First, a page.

Copyright 2000 The Kansas City Star Co.
November 30, 2000, Thursday METROPOLITAN
SECTION: OPINION; Pg. B6
LENGTH: 389 words
administration's new rules for many health plans
appear to give tens of
millions of Americans a better chance of
receiving the medical care that
they and their employers want.
Like various legislative proposals for a
patients' bill of
rights, some of the administration's new
rules seem quite basic. One
rule, for example, tells insurers to take no
more than 72 hours to
decide on claims for urgently needed care. This seems,
Another rule gives patients 180 days to file
appeals on claims,
rather than the current 60 days. Some health plans can be
confusing and bureaucratic; sometimes even obtaining written
instructions on appeal procedures can be difficult. So it is
unreasonable to shut off appeals after only 60 days.
Insurance Association of America again argues against
protections by complaining about the costs. But
should not be achieved by targeting sick
supposed to collect money from a large population to
help those who meet
with misfortune. It is backward to suggest that
people who meet with
misfortune should endure more suffering and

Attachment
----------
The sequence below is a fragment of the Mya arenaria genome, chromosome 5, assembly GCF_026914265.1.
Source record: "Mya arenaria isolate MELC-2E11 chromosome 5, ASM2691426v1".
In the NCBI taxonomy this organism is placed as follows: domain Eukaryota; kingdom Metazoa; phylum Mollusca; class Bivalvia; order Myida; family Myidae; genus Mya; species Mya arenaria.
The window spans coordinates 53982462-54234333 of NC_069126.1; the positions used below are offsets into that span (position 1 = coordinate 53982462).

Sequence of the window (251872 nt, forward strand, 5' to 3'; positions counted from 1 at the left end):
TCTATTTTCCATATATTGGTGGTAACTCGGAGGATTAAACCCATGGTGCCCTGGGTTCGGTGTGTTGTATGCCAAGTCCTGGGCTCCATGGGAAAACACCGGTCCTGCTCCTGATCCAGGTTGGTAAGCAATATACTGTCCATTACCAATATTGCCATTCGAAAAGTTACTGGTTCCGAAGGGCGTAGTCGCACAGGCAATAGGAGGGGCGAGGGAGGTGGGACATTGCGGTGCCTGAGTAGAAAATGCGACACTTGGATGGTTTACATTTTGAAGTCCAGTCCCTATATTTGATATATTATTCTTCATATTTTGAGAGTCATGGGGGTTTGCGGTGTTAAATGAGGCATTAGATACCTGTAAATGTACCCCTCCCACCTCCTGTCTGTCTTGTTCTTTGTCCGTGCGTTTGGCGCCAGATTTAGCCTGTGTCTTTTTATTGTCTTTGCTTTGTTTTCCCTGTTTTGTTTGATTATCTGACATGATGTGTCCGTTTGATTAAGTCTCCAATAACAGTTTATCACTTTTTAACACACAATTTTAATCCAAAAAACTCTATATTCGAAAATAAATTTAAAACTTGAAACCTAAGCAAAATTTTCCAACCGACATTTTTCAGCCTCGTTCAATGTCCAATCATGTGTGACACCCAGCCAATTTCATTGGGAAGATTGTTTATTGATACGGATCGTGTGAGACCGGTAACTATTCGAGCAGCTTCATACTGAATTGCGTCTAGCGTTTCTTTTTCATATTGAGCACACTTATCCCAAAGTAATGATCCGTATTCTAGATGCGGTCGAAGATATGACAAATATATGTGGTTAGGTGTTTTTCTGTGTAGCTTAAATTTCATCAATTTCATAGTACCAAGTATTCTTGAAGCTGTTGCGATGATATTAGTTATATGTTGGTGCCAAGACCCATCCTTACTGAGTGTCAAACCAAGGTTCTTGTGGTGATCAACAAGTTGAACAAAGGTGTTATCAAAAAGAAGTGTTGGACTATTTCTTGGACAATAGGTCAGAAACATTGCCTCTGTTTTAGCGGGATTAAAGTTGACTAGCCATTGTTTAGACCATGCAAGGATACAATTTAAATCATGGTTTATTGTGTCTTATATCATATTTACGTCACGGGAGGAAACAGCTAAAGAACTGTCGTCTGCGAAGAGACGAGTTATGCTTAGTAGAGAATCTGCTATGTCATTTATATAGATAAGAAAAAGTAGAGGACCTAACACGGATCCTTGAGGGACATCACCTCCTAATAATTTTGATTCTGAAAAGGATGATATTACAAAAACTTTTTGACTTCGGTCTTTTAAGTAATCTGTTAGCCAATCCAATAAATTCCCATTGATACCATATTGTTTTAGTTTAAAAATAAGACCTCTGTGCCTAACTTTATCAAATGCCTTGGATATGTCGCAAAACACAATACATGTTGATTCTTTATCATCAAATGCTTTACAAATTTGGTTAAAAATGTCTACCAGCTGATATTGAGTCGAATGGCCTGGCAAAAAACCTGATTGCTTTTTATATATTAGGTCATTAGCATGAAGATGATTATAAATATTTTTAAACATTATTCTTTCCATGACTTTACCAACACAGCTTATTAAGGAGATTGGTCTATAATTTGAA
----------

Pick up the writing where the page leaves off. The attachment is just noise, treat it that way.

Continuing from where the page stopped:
heavier financial burdens so
that everyone else can be protected from
the rising costs of medical care.
Although the next president could modify the new federal rules,
Texas Gov. George W. Bush and Vice President Al Gore presented
voters this year as strong advocates of patients'
rights. Bush has praised
provisions in Texas law that are similar to
the new federal rules.
The administration said it did not have the authority to make it
easier for patients to sue health plans that deny needed medical
Congressional action remains necessary to fix the right-to-sue
The unusual legal shield enjoyed by health plans encourages
practices by some companies and places more responsible plans
More important, broad restrictions on the
right to sue
irresponsible health plans put health-care consumers at risk.
Americans pay plenty of tax dollars to support the legal system.
They should be allowed to use that system when necessary to ensure
they and their families receive appropriate medical care.
LOAD-DATE: November 30, 2000